It took a while for the Saints to unleash C.J. Spiller on the Cowboys on Sunday night.
Once they finally did, it was clear there was a plan.
New Orleans never would have had to pull the curtain off other pages of the Spiller Protocol if Zach Hocker had nailed a 30-yard field goal at the end of regulation. Luckily, the Saints spent the evening preparing for rain.
The 80-yard touchdown pass Spiller caught was set up throughout the game. When a twist was added to the route concept, the Cowboys weren’t ready for it, which allowed Spiller to race to the end zone and deliver the 26-20 victory.
The plotting for the play began during the third quarter when Spiller caught a 9-yard pass near the right sideline. New Orleans came out in its 12 personnel on the play, with Spiller lining up in the slot to the inside of Brandin Cooks. Cooks ran a short route over the middle, drawing a linebacker with him, which allowed Spiller to get open in the flat.
Later in the fourth quarter, the Saints showed the same look and got the same result. Cooks ran a quick out route, drew a linebacker, and Spiller got open in the flat again for a gain of 9 yards.
New Orleans rolled out the same look a third time in overtime. This time, Cooks ran an in route and the linebacker was ready to attack Spiller in the flat. The difference was that he kept going when he turned up the field. Dallas wasn’t ready for it and it resulted in an easy touchdown.
The Saints will continue to look for ways to get Spiller involved and create mismatches. Even though his usage was limited until late in the third quarter, it’s clear the coaching staff has a vision for him and he will continue to open things up for the offense.
It became clear in the first quarter that he can change the way this team is defended. On one play, he motioned across the formation and was able to pull both linebackers and a safety his direction. This left Willie Snead in position to beat one man for an 11-yard reception on a slant.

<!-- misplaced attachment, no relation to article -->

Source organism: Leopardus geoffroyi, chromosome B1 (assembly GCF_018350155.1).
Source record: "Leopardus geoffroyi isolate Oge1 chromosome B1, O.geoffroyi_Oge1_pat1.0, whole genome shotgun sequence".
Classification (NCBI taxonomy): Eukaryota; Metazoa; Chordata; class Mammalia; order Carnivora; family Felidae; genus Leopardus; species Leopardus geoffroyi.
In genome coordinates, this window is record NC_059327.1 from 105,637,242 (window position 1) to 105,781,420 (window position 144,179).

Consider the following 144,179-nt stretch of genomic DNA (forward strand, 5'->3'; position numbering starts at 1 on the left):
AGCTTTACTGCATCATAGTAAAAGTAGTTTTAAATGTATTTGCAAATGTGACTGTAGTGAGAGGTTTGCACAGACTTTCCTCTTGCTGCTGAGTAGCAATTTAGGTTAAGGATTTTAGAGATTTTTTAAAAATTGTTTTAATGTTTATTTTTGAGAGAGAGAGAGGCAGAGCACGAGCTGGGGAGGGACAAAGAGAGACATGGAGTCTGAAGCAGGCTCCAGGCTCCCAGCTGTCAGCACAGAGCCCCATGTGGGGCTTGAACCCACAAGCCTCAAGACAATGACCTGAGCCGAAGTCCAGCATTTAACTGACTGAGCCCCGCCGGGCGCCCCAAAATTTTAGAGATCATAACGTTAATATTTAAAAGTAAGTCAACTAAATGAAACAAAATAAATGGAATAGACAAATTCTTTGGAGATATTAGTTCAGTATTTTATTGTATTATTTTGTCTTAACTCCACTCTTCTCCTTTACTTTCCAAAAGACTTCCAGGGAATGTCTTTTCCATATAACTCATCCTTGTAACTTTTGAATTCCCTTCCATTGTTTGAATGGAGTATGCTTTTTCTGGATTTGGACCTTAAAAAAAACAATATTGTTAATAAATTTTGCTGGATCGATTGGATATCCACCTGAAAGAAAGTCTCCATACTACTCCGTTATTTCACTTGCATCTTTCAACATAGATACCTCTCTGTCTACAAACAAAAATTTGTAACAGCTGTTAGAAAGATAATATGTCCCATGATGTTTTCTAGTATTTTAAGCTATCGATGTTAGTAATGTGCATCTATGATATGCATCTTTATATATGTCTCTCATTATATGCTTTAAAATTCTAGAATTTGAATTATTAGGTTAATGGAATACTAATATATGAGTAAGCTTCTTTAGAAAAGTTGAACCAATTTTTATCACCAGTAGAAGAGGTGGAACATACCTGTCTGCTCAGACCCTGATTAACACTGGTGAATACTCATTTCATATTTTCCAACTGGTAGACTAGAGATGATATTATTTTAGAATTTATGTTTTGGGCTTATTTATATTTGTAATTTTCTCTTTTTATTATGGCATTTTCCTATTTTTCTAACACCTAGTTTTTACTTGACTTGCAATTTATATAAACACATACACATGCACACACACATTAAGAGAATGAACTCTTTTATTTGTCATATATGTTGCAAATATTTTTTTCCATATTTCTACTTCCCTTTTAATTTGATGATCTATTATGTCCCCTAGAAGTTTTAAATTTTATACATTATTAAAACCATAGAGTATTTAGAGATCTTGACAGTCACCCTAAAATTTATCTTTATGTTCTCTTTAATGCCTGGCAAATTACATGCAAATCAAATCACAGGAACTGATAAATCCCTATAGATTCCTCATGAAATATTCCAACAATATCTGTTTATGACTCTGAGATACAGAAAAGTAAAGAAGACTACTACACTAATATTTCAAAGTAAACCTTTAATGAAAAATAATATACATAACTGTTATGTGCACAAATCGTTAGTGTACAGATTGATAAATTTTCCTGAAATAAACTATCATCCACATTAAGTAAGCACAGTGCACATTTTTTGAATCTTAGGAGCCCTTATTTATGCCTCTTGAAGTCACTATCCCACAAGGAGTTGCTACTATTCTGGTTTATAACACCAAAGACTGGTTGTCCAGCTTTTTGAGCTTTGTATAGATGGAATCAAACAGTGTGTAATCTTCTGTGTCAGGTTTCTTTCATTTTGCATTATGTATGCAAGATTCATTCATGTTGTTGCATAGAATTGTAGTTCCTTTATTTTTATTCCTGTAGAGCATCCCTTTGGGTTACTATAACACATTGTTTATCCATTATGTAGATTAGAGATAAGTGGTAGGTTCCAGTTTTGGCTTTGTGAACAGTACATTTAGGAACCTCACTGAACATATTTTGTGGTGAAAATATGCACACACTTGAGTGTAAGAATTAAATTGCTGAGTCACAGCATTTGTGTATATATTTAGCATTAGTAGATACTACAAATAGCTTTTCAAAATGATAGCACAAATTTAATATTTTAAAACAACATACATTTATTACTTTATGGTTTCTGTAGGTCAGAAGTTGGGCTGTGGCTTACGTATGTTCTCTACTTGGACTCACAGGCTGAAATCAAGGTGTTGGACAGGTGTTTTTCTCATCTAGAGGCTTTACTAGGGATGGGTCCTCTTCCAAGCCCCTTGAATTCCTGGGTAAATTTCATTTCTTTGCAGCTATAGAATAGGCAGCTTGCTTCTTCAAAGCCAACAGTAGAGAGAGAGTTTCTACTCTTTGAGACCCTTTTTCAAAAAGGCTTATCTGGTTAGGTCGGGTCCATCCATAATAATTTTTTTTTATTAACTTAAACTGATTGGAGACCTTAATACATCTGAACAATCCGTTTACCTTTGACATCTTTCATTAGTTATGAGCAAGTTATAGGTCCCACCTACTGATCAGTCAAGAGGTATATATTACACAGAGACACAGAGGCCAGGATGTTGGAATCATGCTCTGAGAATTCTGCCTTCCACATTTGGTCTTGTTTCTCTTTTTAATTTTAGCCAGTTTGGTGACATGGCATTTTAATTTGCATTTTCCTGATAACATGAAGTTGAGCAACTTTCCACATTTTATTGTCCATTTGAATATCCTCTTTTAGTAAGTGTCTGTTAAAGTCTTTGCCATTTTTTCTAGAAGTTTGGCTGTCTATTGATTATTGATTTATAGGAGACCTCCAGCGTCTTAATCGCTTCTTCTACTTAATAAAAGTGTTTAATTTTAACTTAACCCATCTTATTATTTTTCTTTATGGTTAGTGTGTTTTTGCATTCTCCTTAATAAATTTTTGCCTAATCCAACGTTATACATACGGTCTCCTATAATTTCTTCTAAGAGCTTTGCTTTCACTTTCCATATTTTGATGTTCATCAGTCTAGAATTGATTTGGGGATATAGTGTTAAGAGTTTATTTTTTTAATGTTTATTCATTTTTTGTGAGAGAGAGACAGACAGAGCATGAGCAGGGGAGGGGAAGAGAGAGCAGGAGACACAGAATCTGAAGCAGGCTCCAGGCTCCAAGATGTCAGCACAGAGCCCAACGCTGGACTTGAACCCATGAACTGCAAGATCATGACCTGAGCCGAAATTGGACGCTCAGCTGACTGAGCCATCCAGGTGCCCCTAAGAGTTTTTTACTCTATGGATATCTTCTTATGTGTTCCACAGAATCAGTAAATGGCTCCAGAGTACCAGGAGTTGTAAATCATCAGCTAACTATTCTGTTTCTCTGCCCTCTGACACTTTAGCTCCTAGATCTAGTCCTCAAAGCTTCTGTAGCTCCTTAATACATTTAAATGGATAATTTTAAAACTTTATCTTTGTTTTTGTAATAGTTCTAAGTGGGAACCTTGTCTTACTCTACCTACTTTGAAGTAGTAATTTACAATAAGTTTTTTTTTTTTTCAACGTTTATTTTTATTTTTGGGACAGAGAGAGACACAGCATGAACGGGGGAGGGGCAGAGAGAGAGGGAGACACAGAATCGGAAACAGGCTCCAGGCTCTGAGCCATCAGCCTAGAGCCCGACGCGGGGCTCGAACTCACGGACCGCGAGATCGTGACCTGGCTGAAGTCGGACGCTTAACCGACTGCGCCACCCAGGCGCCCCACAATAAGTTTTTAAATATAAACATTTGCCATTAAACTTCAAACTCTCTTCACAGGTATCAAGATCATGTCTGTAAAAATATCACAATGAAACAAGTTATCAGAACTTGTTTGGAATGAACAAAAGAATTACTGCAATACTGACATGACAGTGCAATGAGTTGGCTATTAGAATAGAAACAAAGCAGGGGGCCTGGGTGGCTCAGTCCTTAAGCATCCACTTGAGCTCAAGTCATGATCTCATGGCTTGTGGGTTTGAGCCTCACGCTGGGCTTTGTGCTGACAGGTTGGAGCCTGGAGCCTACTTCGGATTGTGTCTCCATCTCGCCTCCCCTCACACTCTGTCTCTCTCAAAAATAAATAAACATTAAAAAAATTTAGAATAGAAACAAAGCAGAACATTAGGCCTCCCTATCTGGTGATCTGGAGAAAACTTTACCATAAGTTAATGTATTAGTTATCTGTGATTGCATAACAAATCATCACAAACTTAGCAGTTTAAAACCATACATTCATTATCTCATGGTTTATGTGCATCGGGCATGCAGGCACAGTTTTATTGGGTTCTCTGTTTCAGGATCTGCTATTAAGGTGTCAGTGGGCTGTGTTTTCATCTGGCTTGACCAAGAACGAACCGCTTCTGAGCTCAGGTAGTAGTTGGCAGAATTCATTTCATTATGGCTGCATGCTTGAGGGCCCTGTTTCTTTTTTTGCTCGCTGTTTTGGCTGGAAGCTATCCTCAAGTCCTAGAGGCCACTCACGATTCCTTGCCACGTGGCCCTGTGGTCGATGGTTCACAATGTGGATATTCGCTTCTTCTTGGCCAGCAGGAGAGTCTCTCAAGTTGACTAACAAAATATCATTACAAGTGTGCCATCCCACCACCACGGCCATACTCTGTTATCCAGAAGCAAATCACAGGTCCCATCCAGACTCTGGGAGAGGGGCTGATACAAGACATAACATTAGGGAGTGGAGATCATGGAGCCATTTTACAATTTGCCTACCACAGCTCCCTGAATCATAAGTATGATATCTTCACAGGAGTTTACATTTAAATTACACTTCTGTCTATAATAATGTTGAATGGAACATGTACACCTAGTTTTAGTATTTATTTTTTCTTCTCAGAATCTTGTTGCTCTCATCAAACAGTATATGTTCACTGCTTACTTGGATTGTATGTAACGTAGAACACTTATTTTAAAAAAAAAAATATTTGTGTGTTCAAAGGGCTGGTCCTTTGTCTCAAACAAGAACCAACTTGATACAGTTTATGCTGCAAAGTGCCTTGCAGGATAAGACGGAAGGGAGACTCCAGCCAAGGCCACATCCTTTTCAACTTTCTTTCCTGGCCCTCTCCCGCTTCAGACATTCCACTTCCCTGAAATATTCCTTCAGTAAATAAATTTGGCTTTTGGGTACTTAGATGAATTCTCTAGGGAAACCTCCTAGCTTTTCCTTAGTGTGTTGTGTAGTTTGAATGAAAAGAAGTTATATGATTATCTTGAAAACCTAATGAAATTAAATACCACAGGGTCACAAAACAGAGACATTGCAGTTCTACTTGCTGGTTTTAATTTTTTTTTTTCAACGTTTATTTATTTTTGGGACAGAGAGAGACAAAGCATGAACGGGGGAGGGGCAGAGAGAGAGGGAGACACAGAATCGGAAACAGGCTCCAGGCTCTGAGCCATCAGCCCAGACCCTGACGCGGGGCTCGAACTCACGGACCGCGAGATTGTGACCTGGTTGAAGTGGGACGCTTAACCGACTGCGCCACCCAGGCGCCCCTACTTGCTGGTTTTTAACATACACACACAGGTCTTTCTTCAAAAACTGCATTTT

As Spiller continues to integrate himself in the offense and takes on a larger role, it will become easier to create these mismatches because teams will have to respect his presence.
QUARTERBACK – 2.5 out of 4
There were only two blatant examples of Brees passing up open deep receivers for shorter routes and it’s difficult to place blame on him for either one. One play resulted in a reception and the other, which came on the first series of the game, was a third-down pass with pressure closing in. Brees could have went deep to Cooks on the play but instead went underneath to Marques Colston and was nearly intercepted. Overall, Brees held the ball for an average of 2.10 seconds. He held the ball for over 2.5 seconds on only seven of his 41 attempts. Some of that was due to pressure, which made it difficult for deeper plays to develop. Other times it was the result of going to more of a precision passing attack. Brees only attempted two passes traveling 20 or more yards through the air. One fell well short of Cooks down the sideline. The other was a 30-yard strike to Brandon Coleman late in the fourth quarter. He also hit Willie Snead on a 19-yard out route. There were times when it appeared Brees was shortening up his delivery to help protect his shoulder, but it wasn’t obvious. He was able to reach back and deliver strikes when needed. A dropped interception and one taken back due to penalty saved this performance. It’s hard not to see how the offense looked operating out of no huddle late in the game and not wonder why it isn’t used more often.
RUNNING BACKS – 3 out of 4